About coffee

Why should you always check the roasting date of your coffee?


When buying food, we are usually also interested in the date of production or the best before date. However, when buying coffee, few people pay attention to the roasting date of the coffee (which can be thought of as the “date of production”). Why it is a good idea to focus on this parameter as well, we will discuss in the next few lines. But we’ll tell you one little thing right off the bat – it’s not just because of that wonderful smell of freshly brewed coffee. 🙂

Coffee is a food and freshness is important in food

Well, yes, we sometimes forget that when we look at roasted beans, but the fact is that coffee is a food. And not just any. Every packet you open at home is the result of a long processing process (about which we’ll talk more some other time), the penultimate step of which (before grinding) was the roasting of the green beans. Green coffee can be stored for a (relatively) long time without affecting its quality. However, once it is adjusted, the “fight” with time begins.

Too fresh, too old? Both are possible!

When checking the roast date, it is important to remember that there is also the possibility of coffee that is too fresh. As a general rule, freshly roasted coffee needs at least seven days to complete the degassing process, which releases carbon dioxide from the beans, which, although not dangerous to health, can have a negative effect on extraction and therefore on the taste of the coffee. It’s not a terrible thing, but if you want to enjoy the coffee at its fullest potential, it’s a good idea to wait a few days.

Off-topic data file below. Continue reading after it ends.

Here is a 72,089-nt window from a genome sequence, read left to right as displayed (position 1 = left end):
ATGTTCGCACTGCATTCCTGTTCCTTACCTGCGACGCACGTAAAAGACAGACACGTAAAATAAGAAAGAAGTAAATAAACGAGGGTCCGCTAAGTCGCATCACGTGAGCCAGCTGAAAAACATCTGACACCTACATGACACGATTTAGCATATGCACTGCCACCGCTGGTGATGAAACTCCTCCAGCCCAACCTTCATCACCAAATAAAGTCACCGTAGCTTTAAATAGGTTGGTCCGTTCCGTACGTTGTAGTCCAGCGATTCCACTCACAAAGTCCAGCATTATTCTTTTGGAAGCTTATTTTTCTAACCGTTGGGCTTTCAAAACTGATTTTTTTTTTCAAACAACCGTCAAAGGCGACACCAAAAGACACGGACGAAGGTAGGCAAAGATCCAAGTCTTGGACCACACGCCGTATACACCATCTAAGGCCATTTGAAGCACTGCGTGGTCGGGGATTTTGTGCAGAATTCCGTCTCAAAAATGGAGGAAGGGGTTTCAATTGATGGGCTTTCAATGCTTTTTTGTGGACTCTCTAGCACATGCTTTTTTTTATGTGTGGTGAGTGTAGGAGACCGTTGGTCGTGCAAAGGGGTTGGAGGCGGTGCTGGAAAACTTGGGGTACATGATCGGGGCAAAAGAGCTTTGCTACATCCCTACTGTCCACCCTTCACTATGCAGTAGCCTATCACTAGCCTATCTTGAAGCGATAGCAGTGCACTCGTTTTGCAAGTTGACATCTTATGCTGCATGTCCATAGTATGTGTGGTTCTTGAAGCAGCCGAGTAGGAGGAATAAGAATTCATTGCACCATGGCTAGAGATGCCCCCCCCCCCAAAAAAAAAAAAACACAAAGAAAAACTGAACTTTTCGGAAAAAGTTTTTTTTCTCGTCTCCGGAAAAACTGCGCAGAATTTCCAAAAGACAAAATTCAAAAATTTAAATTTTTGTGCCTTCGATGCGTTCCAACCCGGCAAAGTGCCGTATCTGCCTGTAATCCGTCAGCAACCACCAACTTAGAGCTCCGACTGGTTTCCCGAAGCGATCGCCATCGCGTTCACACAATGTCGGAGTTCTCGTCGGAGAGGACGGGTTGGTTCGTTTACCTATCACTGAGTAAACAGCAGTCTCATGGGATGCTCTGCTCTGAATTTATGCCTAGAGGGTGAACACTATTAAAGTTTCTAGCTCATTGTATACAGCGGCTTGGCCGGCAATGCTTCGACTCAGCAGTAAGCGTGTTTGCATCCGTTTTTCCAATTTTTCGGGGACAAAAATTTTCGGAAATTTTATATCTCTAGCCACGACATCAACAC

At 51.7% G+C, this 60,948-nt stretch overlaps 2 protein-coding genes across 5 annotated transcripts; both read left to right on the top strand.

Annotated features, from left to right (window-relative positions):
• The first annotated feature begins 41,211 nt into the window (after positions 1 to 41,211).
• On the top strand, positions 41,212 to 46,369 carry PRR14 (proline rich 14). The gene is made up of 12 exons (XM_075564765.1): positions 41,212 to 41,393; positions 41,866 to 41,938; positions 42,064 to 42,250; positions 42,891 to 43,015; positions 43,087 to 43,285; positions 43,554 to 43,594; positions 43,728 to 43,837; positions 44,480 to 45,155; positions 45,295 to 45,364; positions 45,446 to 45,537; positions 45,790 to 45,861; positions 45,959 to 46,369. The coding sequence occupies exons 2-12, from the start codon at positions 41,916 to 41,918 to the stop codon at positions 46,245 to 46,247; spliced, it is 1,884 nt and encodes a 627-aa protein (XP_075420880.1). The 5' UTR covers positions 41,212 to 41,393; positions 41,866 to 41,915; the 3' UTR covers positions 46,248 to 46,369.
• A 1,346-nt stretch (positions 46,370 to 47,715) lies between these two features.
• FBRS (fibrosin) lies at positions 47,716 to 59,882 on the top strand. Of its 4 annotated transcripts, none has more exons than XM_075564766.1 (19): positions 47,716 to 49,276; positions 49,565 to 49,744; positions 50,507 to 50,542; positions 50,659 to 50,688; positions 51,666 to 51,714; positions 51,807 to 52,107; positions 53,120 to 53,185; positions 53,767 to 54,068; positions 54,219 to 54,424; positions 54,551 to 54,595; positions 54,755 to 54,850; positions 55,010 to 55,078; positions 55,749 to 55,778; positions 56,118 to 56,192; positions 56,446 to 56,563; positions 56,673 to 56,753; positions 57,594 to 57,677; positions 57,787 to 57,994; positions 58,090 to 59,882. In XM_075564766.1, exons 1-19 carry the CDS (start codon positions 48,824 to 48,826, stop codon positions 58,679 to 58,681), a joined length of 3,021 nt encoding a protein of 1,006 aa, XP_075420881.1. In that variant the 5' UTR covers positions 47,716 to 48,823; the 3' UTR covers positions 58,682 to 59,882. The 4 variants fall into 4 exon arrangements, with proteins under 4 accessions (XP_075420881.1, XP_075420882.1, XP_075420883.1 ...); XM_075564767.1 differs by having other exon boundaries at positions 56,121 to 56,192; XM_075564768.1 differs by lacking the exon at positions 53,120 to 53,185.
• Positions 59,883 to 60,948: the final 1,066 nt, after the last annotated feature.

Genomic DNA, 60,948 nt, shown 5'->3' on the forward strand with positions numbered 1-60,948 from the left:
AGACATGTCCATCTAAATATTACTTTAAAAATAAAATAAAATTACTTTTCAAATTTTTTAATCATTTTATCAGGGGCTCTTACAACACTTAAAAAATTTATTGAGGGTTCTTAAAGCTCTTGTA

Of course, life isn’t easy and coffee is a food (remember?), so there’s also the possibility that the coffee was roasted too long ago and is past its prime. This doesn’t mean you necessarily have to throw it away, but it’s good to take into account that individual flavour nuances may have disappeared and, conversely, flavours that we don’t care for at all (such as bitterness) may have come to the fore. It’s up to you to decide whether you want to designate such coffee as compost-worthy or accept that not every cup has to be perfect.

When is coffee too old, and what to do about it?

A seemingly simple question has no clear answer. A number of factors come into play. From the type of coffee, to the roasting method, to the storage method. In general, most coffees are at their best from the seventh to the twenty-first day after the roasting date. After that, its flavour profile begins to gradually change and degrade. However, it’s important to mention that this is definitely not true for all coffees and there are plenty of cases where the coffee is great afterwards too. The golden rule, however, is that for coffee that is older than thirty days from the roasting date, it is a good idea to take into account that it has probably passed its peak. And within half a year of roasting, you should definitely consume it at the latest.

And what to do about it? That’s easy! Don’t order a lot of coffee at once. It is much better to make interim orders about once a month according to your consumption. Alternatively, take advantage of our coffee subscription, which takes the worry out of constant reordering and you can be sure you’ll have fresh coffee that always tastes fantastic.